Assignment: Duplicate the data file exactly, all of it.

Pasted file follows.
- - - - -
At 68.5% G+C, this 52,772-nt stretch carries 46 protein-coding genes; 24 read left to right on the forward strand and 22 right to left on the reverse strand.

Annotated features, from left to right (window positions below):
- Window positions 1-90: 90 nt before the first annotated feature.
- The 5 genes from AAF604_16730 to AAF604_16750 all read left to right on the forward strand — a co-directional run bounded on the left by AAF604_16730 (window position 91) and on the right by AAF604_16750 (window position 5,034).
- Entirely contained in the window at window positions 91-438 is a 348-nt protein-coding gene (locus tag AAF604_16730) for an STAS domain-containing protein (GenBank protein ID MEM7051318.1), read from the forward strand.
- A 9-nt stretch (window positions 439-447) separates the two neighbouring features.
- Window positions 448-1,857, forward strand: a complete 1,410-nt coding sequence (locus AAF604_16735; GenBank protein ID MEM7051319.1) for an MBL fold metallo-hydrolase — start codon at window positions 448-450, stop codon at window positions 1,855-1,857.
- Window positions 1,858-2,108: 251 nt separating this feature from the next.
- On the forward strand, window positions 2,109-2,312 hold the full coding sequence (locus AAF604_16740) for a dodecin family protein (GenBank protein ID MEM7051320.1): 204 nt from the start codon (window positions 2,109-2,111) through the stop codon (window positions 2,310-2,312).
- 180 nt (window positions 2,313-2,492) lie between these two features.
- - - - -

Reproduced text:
At 68.5% G+C, this 52,772-nt stretch carries 46 protein-coding genes; 24 read left to right on the forward strand and 22 right to left on the reverse strand.

Annotated features, from left to right (window positions below):
- Window positions 1-90: 90 nt before the first annotated feature.
- The 5 genes from AAF604_16730 to AAF604_16750 all read left to right on the forward strand — a co-directional run bounded on the left by AAF604_16730 (window position 91) and on the right by AAF604_16750 (window position 5,034).
- Entirely contained in the window at window positions 91-438 is a 348-nt protein-coding gene (locus tag AAF604_16730) for an STAS domain-containing protein (GenBank protein ID MEM7051318.1), read from the forward strand.
- A 9-nt stretch (window positions 439-447) separates the two neighbouring features.
- Window positions 448-1,857, forward strand: a complete 1,410-nt coding sequence (locus AAF604_16735; GenBank protein ID MEM7051319.1) for an MBL fold metallo-hydrolase — start codon at window positions 448-450, stop codon at window positions 1,855-1,857.
- Window positions 1,858-2,108: 251 nt separating this feature from the next.
- On the forward strand, window positions 2,109-2,312 hold the full coding sequence (locus AAF604_16740) for a dodecin family protein (GenBank protein ID MEM7051320.1): 204 nt from the start codon (window positions 2,109-2,111) through the stop codon (window positions 2,310-2,312).
- 180 nt (window positions 2,313-2,492) lie between these two features.